This season we saw the gay couple of Colton and Caleb throw down on Survivor—and while Caleb flourished, filling the role of a sympathetic character and potential role model, we also saw Colton act as a disagreeable villain. Both contestants were real, their relationship and gay identity secondary to their role within the game. There is something incredibly meaningful about seeing the LGBT community reflected on Survivor, where instead of filling a pigeon-holed role as the token gay couple, Colton and Caleb were simply another layer of the cast of players.
Sure, there are a lot of pressing and important things going on in the world—many more worthy of the time and energy I’ve spent arguing about Survivor at the Shabbat dinner table. But when it comes down to it, seeing representations of our community—whether in the form of gay contestants on a reality show or Jewish individuals on prime time TV—is something to celebrate.
In 2006 I was Time Magazine’s Person of the Year. Before you get too impressed, I’ll remind you: in 2006 anyone who picked up a copy of Time Magazine was voted person of the year. With the rise of Wikipedia, YouTube, and other various user-generated content, Time made the bold statement that everyone deserved the title. (Still, I’ve been known to impress strangers when I drop the accolade into casual conversation.)
This year’s Person of the Year is Pope Francis, who was elected head of the Catholic Church earlier in 2013. Although there’s much to be said about Pope Francis’ view on the LGBTQ community and his social justice work, the real story lies with the woman declared runner-up for the title: Edith Windsor.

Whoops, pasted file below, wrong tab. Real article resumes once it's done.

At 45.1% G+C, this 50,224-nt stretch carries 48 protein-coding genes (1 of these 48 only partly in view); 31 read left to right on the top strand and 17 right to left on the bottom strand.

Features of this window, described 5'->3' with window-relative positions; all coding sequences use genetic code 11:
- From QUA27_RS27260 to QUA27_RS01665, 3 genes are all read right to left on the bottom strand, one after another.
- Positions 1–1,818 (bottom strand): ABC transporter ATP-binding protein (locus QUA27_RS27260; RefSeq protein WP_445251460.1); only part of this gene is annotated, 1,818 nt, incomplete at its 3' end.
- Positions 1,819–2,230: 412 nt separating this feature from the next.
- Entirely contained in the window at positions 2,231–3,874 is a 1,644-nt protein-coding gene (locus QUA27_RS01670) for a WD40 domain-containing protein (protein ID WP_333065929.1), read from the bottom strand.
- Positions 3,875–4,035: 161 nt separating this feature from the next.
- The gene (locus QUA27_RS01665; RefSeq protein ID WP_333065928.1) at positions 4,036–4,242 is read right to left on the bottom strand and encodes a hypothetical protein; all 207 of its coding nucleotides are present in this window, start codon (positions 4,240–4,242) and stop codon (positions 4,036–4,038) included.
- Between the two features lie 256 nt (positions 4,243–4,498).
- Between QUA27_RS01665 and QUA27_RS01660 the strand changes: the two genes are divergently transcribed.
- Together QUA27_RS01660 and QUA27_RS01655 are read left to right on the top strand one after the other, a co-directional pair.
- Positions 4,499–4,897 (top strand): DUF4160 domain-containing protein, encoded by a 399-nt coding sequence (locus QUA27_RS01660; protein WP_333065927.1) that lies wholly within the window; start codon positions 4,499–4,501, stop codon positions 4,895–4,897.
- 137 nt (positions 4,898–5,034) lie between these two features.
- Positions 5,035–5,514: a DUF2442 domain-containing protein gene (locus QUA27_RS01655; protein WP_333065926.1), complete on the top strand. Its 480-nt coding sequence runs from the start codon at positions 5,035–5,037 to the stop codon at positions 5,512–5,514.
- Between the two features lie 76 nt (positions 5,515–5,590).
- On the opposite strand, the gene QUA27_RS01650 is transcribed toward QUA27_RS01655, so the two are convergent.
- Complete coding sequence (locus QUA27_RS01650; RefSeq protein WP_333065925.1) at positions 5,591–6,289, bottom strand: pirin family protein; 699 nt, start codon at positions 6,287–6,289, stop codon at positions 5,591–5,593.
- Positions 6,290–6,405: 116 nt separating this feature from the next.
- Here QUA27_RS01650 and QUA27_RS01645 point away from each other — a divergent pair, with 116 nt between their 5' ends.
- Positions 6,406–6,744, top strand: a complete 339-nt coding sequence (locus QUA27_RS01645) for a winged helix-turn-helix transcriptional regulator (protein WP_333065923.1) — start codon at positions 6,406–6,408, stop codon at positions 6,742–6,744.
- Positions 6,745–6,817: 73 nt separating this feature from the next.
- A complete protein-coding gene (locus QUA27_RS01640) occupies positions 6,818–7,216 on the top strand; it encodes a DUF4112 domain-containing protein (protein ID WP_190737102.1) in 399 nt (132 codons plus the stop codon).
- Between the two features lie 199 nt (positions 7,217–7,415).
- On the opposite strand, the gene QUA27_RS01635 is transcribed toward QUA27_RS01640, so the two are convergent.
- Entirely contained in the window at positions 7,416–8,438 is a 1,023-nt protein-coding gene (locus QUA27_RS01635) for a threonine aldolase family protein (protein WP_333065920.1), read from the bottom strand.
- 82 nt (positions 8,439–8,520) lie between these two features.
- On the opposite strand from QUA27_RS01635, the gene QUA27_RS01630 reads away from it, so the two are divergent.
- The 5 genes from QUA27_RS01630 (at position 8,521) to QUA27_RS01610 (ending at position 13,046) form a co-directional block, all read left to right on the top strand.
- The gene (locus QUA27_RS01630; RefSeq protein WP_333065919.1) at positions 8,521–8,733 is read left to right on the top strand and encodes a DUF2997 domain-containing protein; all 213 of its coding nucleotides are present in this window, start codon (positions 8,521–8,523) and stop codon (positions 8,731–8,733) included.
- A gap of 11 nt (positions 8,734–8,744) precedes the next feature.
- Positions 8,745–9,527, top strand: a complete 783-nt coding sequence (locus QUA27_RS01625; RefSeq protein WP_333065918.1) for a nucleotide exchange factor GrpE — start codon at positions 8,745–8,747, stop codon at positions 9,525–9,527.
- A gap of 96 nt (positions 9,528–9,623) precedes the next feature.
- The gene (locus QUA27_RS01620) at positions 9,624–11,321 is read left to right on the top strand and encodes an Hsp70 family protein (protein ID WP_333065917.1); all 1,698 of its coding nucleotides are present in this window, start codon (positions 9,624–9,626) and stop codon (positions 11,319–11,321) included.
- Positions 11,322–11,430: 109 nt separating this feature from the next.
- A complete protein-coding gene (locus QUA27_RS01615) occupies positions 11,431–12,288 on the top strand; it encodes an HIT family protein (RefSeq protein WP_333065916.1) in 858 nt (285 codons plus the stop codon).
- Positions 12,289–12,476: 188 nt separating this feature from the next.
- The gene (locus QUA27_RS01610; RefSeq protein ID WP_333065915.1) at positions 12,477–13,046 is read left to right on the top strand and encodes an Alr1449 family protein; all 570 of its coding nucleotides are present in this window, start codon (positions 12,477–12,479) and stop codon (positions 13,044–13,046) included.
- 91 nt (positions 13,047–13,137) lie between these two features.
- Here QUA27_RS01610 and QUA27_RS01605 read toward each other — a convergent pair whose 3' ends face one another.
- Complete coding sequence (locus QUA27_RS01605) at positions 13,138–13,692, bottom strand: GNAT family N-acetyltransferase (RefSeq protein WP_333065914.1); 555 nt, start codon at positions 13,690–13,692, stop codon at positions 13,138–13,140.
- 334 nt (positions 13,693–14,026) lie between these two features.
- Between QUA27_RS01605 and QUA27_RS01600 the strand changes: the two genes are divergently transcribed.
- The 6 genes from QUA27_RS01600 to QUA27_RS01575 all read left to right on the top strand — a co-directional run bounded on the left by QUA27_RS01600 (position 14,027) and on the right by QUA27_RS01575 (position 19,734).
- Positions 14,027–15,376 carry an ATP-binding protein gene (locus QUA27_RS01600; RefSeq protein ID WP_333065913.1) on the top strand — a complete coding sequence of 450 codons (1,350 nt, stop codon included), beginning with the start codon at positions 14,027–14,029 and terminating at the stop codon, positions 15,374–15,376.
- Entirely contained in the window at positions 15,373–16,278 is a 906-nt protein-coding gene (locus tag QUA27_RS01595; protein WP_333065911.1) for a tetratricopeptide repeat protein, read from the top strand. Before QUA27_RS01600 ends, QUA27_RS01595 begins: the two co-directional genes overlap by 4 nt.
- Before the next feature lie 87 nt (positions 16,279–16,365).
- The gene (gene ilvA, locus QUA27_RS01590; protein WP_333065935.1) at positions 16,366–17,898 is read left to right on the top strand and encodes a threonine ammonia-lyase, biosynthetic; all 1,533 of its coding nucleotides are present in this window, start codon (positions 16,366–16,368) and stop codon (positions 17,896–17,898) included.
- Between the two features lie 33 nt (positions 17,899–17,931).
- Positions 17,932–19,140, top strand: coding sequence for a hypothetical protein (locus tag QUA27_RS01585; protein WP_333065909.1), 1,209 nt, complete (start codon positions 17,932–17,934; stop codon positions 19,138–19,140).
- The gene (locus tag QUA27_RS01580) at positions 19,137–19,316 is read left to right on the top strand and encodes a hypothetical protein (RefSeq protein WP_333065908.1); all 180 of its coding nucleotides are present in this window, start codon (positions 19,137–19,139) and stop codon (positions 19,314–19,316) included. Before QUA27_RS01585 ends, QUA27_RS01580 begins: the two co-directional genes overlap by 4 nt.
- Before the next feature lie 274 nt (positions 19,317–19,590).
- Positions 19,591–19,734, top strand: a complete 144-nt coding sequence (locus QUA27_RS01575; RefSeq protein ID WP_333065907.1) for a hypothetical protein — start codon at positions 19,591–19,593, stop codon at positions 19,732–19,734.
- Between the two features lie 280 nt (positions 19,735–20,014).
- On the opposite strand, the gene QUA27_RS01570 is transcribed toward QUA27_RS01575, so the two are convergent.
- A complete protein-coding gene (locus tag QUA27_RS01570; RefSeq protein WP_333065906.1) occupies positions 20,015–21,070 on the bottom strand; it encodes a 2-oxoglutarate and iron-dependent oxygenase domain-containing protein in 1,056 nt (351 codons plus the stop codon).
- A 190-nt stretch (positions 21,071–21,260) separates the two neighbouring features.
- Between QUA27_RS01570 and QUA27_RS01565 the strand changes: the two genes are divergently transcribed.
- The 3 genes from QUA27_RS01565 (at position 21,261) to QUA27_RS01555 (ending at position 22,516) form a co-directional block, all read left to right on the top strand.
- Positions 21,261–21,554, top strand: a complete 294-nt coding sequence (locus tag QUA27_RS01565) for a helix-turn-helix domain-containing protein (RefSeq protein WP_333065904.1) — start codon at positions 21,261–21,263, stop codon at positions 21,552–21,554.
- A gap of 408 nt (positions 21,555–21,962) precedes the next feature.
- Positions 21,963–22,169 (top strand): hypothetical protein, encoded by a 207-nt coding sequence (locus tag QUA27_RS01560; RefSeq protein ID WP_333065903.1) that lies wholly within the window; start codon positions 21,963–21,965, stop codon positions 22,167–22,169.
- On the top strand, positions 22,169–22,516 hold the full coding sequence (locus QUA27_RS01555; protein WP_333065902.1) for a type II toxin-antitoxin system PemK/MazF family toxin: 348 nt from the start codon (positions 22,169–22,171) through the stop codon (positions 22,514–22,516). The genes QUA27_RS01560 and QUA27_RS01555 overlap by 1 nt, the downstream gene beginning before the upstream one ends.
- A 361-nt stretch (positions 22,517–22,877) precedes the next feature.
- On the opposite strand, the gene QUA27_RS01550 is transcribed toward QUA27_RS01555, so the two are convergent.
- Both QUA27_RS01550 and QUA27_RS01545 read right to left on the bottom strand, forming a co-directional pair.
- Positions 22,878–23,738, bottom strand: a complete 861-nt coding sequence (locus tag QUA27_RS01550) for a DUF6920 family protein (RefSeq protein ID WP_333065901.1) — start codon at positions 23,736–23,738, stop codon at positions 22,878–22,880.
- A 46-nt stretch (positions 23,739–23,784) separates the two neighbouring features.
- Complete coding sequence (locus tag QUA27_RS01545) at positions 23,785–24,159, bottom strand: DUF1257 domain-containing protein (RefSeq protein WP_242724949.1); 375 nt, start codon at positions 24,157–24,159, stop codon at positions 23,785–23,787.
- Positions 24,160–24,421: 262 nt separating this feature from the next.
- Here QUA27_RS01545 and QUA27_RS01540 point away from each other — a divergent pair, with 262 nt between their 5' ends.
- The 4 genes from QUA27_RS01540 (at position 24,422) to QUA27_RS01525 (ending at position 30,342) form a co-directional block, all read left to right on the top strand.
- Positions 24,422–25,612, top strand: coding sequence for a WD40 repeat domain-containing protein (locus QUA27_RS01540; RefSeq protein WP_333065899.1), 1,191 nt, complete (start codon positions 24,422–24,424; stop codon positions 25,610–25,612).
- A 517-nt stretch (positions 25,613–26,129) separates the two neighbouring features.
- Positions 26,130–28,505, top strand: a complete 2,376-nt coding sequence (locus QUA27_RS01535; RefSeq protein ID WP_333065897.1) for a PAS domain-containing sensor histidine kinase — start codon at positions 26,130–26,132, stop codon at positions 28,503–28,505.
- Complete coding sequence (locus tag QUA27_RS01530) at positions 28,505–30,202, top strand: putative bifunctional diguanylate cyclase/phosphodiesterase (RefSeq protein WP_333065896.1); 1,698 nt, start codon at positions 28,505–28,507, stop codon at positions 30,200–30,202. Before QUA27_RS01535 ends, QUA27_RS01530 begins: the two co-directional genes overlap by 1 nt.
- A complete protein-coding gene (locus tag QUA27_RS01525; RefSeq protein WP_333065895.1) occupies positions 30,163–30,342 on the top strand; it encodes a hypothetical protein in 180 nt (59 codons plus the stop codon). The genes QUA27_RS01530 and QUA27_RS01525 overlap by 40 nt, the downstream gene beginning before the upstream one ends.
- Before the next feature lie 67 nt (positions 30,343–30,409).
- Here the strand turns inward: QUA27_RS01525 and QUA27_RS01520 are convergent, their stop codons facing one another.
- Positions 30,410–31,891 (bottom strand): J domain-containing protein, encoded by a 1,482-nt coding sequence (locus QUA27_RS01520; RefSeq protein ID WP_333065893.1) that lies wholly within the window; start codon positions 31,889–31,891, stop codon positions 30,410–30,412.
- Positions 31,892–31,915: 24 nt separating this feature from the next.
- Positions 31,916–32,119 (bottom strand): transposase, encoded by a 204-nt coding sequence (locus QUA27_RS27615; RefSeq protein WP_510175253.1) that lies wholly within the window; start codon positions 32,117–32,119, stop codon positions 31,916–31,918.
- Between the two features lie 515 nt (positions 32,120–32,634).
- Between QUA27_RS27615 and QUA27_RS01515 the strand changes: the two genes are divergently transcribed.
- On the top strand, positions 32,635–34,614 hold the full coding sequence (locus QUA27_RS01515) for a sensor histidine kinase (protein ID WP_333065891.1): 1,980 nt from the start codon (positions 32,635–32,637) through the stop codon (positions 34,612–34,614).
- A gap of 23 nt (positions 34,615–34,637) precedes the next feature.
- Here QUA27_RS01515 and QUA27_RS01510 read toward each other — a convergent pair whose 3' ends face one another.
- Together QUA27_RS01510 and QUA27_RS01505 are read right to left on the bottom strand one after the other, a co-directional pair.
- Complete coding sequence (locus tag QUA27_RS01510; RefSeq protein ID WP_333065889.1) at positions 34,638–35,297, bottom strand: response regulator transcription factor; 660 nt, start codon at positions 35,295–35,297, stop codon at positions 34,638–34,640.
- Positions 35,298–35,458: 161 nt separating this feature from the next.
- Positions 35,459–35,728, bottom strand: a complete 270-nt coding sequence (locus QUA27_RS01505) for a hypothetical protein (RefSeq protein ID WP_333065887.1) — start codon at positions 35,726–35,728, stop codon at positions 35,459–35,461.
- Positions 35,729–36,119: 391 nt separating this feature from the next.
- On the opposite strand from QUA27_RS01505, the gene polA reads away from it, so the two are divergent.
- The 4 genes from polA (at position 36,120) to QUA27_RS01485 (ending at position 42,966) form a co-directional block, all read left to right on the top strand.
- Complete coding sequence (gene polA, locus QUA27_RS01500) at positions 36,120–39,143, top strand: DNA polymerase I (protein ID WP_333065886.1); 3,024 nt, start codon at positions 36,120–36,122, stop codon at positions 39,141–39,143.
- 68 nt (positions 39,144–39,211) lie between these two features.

Edie Windsor embodies sass; the 84-year-old widow was at the forefront of the legal battle that toppled DOMA earlier this year. Edith and I have a lot in common—after all, we both share (or almost shared) the prestigious Time magazine title. More importantly, we’re both individuals—and, how does that saying go? “Never doubt that a small group of thoughtful, committed people can change the world. Indeed, it is the only thing that ever has?” Margaret Mead had a point—albeit one that has been turned into a bit of a cliché.
Edie was a fighter and a leader her whole life, she was taught at an early age “that if a boy called her ‘a dirty Jew,’ she should pull his hair and run home.” Hearing tales of her relationship with Thea Spyer conjures themes and images from the most romantic of blockbuster movies, but what sets her story apart was (and is) her bravery as an individual. After Thea passed away in 2009, Edie was handed an estate-tax bill of $364,053—a tax that legally recognized spouses are exempt from. She filed with the IRS. When the claim was denied, she took action. She fought back through injustice, and she has paved the equality path for queer couples in America.
Edie Windsor represents the power of the individual—a Jewish lesbian born to immigrant parents in Philadelphia who refused to back down. She might not be Time Magazine’s Person of the Year, but she sure is mine.